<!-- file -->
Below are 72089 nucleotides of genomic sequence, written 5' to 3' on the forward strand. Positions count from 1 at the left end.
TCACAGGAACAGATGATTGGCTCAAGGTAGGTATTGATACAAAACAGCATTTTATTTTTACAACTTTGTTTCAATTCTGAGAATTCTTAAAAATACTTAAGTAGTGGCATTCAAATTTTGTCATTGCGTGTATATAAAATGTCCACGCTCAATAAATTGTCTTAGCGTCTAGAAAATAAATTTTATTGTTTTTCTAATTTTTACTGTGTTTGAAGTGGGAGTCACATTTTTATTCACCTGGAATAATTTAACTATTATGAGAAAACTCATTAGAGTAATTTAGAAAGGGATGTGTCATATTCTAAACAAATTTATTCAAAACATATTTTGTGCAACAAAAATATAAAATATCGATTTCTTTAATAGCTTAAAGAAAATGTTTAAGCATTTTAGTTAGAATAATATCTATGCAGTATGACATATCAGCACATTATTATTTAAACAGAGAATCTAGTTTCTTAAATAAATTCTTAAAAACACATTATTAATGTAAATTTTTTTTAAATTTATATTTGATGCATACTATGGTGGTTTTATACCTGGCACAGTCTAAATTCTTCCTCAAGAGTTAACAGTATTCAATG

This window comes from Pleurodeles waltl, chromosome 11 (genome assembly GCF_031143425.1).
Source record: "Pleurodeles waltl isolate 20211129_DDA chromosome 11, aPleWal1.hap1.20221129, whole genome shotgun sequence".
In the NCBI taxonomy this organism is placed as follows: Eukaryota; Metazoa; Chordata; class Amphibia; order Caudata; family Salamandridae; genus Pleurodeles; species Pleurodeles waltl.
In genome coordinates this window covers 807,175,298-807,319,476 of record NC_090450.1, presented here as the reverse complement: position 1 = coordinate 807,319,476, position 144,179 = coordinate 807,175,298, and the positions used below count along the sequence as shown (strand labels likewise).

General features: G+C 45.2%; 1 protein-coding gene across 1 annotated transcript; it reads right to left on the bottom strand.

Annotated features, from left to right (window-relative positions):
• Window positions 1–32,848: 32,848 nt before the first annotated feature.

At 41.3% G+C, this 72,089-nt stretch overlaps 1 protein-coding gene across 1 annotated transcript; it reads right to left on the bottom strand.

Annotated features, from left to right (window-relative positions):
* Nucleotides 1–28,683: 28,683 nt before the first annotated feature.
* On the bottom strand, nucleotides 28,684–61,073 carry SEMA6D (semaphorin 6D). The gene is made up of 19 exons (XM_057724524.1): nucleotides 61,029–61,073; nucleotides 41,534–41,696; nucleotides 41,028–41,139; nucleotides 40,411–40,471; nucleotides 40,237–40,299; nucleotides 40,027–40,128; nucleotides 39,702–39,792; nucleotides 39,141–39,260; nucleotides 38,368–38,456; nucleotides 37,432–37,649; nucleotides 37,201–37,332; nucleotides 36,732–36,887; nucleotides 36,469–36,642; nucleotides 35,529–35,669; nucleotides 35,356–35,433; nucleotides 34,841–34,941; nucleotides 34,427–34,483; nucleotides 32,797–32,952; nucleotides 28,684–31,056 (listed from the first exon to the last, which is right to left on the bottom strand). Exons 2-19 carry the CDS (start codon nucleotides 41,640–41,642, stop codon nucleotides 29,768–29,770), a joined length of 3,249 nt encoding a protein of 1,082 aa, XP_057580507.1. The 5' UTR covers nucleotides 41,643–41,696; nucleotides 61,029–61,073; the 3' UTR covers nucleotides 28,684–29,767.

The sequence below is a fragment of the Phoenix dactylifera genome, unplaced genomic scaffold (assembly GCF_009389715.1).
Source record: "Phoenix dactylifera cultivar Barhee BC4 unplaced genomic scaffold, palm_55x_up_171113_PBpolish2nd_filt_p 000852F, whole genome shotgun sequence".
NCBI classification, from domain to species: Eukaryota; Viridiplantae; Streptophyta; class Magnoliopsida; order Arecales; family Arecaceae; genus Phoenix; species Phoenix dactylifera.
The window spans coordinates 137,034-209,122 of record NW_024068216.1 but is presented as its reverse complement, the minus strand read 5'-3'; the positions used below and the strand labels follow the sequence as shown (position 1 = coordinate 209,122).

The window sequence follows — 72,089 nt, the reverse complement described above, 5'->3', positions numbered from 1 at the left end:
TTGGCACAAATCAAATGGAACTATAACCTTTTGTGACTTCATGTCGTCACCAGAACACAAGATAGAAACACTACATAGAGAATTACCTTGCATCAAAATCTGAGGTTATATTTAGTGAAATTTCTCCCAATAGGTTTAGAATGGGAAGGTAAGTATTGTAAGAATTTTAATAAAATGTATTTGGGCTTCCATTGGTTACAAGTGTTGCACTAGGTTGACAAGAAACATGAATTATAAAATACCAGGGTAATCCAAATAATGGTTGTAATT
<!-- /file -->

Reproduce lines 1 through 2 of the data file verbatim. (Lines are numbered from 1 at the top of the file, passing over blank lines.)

Below are 72089 nucleotides of genomic sequence, written 5' to 3' on the forward strand. Positions count from 1 at the left end.
TCACAGGAACAGATGATTGGCTCAAGGTAGGTATTGATACAAAACAGCATTTTATTTTTACAACTTTGTTTCAATTCTGAGAATTCTTAAAAATACTTAAGTAGTGGCATTCAAATTTTGTCATTGCGTGTATATAAAATGTCCACGCTCAATAAATTGTCTTAGCGTCTAGAAAATAAATTTTATTGTTTTTCTAATTTTTACTGTGTTTGAAGTGGGAGTCACATTTTTATTCACCTGGAATAATTTAACTATTATGAGAAAACTCATTAGAGTAATTTAGAAAGGGATGTGTCATATTCTAAACAAATTTATTCAAAACATATTTTGTGCAACAAAAATATAAAATATCGATTTCTTTAATAGCTTAAAGAAAATGTTTAAGCATTTTAGTTAGAATAATATCTATGCAGTATGACATATCAGCACATTATTATTTAAACAGAGAATCTAGTTTCTTAAATAAATTCTTAAAAACACATTATTAATGTAAATTTTTTTTAAATTTATATTTGATGCATACTATGGTGGTTTTATACCTGGCACAGTCTAAATTCTTCCTCAAGAGTTAACAGTATTCAATG